1887

n Africa Conflict Monthly Monitor - African leaders vs. the International Criminal Court
Efforts to undermine a way to make war criminals accountable - : Africa-wide - continental overview

Volume 2013, Issue 12
  • ISSN :

Abstract

The International Criminal Court (ICC) is not in itself the solution to conflict in Africa. However, in the absence of competent and independent local judiciaries, the court represents the African people's best defence against criminal leaders. Segments of African leadership that are or might one day be subject to ICC prosecution have called for an African boycott of the court. The African people themselves have not staged demonstrations or been vocal on the matter of the ICC. Public awareness of the decade-old court is low, although the ICC, headquartered in the Netherland's capital at The Hague, has been empowered by the United Nation's Rome Statute to prosecute criminal leaders where a country's own judicial system has failed to do so. The ICC is also empowered to have convicted leaders pay reparations to their victims.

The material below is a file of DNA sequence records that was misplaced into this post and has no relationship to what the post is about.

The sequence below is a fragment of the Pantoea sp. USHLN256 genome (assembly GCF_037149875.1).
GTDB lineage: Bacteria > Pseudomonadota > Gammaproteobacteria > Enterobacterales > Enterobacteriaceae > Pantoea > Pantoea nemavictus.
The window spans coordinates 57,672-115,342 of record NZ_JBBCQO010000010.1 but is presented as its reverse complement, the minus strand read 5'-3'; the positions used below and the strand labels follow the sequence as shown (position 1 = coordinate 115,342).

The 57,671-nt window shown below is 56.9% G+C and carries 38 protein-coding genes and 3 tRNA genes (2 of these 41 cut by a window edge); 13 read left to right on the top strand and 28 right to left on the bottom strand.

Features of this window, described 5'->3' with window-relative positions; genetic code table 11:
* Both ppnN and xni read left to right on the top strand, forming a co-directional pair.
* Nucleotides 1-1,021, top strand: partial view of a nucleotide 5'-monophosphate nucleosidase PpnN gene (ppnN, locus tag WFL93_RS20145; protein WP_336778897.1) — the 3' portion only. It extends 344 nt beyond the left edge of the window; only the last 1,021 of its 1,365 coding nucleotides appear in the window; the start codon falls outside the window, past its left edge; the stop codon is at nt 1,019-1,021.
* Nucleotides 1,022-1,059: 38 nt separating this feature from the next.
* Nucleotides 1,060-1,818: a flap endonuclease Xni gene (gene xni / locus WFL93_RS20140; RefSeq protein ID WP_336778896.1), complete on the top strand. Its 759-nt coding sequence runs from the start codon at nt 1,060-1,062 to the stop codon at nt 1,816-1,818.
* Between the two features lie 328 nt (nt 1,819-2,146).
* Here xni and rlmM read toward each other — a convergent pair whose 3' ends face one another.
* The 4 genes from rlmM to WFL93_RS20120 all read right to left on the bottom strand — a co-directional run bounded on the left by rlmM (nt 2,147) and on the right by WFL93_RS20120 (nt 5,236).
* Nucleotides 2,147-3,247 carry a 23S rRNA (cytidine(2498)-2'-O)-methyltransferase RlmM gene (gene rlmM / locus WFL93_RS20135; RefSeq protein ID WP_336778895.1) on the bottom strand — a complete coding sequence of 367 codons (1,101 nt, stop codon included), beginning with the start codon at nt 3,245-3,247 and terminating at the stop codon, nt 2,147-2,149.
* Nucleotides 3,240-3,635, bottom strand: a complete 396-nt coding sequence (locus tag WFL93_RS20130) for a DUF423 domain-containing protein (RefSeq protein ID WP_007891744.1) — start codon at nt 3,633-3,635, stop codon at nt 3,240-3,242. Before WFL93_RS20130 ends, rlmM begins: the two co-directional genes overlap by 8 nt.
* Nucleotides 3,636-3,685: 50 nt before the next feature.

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/content/acmm/2013/12/EJC147753
2013-12-01
2020-11-26

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